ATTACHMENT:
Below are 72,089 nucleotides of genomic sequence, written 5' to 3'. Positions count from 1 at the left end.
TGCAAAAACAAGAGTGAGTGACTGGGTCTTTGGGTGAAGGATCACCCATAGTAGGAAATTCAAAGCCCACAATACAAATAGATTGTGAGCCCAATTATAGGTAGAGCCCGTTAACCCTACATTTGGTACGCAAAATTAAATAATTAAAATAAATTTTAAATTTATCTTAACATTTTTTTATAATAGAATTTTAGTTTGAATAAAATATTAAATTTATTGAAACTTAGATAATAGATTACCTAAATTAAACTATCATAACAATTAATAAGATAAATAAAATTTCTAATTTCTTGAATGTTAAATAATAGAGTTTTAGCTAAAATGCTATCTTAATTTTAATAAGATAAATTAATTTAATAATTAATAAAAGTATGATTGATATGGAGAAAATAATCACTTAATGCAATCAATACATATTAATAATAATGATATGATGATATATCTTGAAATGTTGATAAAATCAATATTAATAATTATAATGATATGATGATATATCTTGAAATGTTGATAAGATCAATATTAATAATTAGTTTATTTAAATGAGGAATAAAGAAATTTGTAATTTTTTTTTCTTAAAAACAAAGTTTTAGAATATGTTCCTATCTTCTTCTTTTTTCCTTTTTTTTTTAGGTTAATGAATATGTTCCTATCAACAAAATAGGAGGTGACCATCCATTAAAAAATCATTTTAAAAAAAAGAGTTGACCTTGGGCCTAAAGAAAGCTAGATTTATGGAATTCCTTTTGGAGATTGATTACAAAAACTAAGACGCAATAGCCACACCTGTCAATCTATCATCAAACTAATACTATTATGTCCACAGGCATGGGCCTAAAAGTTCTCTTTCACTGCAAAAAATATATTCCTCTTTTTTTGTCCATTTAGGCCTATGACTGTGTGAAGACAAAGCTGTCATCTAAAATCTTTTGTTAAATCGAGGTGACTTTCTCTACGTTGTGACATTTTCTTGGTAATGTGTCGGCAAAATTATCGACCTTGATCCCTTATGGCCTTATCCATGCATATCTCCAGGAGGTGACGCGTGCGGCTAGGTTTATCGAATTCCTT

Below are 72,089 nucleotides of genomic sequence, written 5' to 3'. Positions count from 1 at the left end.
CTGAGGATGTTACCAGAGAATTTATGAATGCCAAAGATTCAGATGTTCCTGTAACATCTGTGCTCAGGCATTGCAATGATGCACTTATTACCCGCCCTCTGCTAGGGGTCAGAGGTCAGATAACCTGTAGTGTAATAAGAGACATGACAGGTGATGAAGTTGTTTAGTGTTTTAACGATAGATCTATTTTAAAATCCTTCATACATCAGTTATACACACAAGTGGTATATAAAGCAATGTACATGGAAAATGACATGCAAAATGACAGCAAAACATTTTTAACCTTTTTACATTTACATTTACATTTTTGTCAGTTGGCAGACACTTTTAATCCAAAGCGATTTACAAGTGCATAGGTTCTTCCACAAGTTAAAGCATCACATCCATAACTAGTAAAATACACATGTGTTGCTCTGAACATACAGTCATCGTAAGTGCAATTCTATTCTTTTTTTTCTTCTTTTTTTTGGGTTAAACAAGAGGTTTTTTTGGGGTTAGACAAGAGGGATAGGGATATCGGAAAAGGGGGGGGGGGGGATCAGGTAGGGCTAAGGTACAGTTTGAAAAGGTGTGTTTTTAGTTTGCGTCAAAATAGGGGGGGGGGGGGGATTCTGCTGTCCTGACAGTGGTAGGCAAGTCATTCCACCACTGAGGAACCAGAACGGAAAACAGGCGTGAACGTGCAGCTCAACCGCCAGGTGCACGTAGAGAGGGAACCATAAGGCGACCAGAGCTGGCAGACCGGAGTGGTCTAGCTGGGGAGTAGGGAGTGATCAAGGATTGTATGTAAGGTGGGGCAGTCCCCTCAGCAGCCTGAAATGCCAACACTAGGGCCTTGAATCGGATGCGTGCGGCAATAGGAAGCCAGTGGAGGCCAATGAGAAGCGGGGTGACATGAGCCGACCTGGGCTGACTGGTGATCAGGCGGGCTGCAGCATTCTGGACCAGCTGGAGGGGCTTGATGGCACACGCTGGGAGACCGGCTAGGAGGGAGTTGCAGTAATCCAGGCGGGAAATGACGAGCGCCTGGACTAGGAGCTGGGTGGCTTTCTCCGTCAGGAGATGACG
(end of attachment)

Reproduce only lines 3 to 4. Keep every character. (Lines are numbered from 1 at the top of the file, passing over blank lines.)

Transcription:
Below are 72,089 nucleotides of genomic sequence, written 5' to 3'. Positions count from 1 at the left end.
CTGAGGATGTTACCAGAGAATTTATGAATGCCAAAGATTCAGATGTTCCTGTAACATCTGTGCTCAGGCATTGCAATGATGCACTTATTACCCGCCCTCTGCTAGGGGTCAGAGGTCAGATAACCTGTAGTGTAATAAGAGACATGACAGGTGATGAAGTTGTTTAGTGTTTTAACGATAGATCTATTTTAAAATCCTTCATACATCAGTTATACACACAAGTGGTATATAAAGCAATGTACATGGAAAATGACATGCAAAATGACAGCAAAACATTTTTAACCTTTTTACATTTACATTTACATTTTTGTCAGTTGGCAGACACTTTTAATCCAAAGCGATTTACAAGTGCATAGGTTCTTCCACAAGTTAAAGCATCACATCCATAACTAGTAAAATACACATGTGTTGCTCTGAACATACAGTCATCGTAAGTGCAATTCTATTCTTTTTTTTCTTCTTTTTTTTGGGTTAAACAAGAGGTTTTTTTGGGGTTAGACAAGAGGGATAGGGATATCGGAAAAGGGGGGGGGGGGGATCAGGTAGGGCTAAGGTACAGTTTGAAAAGGTGTGTTTTTAGTTTGCGTCAAAATAGGGGGGGGGGGGGGATTCTGCTGTCCTGACAGTGGTAGGCAAGTCATTCCACCACTGAGGAACCAGAACGGAAAACAGGCGTGAACGTGCAGCTCAACCGCCAGGTGCACGTAGAGAGGGAACCATAAGGCGACCAGAGCTGGCAGACCGGAGTGGTCTAGCTGGGGAGTAGGGAGTGATCAAGGATTGTATGTAAGGTGGGGCAGTCCCCTCAGCAGCCTGAAATGCCAACACTAGGGCCTTGAATCGGATGCGTGCGGCAATAGGAAGCCAGTGGAGGCCAATGAGAAGCGGGGTGACATGAGCCGACCTGGGCTGACTGGTGATCAGGCGGGCTGCAGCATTCTGGACCAGCTGGAGGGGCTTGATGGCACACGCTGGGAGACCGGCTAGGAGGGAGTTGCAGTAATCCAGGCGGGAAATGACGAGCGCCTGGACTAGGAGCTGGGTGGCTTTCTCCGTCAGGAGATGACG